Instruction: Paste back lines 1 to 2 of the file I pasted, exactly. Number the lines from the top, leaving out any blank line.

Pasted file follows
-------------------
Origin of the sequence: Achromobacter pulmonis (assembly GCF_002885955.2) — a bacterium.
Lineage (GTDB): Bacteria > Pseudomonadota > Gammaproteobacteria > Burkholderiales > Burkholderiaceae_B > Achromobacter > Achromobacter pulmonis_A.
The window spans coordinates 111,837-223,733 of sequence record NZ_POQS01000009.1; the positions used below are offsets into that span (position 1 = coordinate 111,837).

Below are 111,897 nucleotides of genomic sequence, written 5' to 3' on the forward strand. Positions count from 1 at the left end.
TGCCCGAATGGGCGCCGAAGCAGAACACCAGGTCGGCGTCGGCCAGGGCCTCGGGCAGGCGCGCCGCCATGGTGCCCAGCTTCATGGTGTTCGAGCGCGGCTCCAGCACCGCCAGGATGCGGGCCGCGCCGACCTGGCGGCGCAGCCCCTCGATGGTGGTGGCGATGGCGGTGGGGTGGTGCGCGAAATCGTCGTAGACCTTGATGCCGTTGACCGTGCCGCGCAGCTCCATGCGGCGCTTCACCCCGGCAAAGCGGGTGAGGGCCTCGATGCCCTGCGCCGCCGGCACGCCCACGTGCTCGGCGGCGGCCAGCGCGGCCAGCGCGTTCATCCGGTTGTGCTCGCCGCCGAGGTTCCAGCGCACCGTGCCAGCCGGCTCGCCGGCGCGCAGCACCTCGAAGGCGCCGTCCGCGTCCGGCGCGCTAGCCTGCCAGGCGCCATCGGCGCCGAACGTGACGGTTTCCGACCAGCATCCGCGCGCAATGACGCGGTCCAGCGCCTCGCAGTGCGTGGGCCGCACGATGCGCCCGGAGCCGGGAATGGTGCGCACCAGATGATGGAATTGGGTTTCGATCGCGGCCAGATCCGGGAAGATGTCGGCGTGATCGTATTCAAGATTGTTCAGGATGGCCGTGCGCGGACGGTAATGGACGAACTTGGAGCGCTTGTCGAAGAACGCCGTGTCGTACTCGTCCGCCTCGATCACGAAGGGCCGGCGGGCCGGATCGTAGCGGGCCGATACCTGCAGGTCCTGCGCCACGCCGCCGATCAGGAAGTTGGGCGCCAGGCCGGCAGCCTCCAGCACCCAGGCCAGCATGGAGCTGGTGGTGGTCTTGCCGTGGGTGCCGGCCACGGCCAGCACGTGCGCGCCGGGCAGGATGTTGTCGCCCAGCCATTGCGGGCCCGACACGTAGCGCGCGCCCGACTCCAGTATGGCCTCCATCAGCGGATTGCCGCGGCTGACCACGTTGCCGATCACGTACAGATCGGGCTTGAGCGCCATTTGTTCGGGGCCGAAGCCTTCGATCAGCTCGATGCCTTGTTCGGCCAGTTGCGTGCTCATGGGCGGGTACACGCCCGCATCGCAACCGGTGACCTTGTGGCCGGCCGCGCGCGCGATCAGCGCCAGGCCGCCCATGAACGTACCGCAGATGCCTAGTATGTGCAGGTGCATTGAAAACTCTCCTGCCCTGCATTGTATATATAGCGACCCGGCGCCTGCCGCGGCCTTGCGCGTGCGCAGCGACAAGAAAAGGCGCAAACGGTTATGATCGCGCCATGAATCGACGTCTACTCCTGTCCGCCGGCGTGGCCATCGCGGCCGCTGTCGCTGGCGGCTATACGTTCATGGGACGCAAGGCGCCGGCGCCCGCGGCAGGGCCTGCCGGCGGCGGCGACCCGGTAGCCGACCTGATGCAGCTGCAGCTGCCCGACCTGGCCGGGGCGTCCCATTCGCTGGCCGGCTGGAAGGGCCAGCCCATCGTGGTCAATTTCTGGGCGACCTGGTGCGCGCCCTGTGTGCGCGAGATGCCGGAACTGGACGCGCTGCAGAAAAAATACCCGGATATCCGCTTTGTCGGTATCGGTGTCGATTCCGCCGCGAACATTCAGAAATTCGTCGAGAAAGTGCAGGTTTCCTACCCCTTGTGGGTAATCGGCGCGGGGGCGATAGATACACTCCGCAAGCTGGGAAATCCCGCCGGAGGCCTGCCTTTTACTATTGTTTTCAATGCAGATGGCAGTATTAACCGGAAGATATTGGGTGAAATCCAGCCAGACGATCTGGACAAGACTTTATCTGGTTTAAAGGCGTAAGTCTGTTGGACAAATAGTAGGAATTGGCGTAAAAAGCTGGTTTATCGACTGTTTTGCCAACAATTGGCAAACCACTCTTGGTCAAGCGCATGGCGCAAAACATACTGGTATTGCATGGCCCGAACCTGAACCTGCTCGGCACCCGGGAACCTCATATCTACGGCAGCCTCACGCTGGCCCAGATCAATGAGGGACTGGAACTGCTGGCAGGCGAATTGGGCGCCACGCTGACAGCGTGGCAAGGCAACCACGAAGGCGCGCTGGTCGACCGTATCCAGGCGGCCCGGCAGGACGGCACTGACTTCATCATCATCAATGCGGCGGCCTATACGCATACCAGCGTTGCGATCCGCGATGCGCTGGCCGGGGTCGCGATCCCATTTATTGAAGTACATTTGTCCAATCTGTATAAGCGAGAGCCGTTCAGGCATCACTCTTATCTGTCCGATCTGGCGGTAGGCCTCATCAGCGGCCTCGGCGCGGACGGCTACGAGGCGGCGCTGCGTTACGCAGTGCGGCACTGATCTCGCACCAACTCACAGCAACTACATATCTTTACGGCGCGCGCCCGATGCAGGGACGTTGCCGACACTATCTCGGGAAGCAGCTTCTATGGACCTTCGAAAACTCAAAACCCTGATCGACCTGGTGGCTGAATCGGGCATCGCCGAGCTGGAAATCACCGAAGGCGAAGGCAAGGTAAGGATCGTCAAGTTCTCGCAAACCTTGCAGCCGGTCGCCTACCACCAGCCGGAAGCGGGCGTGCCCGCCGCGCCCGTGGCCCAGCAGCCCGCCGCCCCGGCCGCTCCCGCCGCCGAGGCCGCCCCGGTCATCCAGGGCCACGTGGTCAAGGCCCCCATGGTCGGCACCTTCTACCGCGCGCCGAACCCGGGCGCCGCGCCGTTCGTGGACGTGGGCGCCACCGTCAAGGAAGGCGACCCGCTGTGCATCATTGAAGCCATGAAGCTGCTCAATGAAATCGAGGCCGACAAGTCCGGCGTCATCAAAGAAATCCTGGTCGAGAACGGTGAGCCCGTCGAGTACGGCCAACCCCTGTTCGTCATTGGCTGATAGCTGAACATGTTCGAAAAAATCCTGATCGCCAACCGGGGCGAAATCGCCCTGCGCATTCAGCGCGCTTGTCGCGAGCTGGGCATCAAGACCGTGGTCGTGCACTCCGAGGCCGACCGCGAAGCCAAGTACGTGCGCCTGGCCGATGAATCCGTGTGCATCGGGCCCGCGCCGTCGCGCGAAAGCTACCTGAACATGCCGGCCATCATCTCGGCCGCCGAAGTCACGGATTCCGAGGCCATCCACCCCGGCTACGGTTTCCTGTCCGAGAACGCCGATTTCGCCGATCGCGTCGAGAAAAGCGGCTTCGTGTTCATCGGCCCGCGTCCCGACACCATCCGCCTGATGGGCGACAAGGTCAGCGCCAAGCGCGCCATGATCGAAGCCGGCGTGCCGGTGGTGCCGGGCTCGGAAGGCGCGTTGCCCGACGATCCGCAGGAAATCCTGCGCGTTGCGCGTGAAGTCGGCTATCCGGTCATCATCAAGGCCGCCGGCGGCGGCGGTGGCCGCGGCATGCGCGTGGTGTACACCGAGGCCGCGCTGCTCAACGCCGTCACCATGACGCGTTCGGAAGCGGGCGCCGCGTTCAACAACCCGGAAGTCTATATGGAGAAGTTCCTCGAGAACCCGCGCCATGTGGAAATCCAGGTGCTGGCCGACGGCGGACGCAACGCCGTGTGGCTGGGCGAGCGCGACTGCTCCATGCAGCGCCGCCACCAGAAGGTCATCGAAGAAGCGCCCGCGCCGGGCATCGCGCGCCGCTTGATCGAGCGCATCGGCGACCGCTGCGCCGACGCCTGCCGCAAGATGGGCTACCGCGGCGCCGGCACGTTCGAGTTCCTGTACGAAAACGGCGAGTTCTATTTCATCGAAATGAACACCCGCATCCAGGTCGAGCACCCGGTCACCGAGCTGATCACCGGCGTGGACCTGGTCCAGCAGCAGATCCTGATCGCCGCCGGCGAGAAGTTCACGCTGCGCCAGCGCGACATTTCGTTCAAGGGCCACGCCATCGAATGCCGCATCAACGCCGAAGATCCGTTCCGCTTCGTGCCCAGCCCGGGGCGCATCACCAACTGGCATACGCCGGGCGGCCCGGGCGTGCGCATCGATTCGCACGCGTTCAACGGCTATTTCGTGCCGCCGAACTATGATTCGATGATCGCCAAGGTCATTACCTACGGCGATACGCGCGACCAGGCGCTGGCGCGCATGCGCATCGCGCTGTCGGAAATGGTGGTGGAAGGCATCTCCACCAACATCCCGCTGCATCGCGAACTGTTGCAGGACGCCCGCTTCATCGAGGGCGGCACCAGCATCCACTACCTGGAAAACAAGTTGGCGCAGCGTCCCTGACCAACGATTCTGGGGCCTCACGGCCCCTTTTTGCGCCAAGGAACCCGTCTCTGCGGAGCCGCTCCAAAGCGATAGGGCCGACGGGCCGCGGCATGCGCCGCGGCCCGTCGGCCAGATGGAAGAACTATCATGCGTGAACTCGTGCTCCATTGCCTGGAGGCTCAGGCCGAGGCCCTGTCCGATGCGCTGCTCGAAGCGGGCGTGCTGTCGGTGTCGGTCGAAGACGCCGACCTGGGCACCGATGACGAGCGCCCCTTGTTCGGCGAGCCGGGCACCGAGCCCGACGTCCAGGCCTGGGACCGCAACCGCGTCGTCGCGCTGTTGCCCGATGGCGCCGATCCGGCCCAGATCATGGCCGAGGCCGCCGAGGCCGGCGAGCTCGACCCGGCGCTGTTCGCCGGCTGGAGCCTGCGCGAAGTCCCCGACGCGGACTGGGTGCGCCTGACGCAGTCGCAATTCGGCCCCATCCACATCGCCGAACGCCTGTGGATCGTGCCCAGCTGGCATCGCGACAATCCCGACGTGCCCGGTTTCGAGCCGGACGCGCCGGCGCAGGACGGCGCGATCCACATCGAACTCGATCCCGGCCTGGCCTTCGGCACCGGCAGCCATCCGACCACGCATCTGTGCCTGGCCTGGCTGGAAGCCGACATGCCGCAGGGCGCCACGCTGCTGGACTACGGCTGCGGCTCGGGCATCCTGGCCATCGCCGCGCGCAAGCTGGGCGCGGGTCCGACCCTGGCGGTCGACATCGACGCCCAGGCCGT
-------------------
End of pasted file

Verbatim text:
Origin of the sequence: Achromobacter pulmonis (assembly GCF_002885955.2) — a bacterium.
Lineage (GTDB): Bacteria > Pseudomonadota > Gammaproteobacteria > Burkholderiales > Burkholderiaceae_B > Achromobacter > Achromobacter pulmonis_A.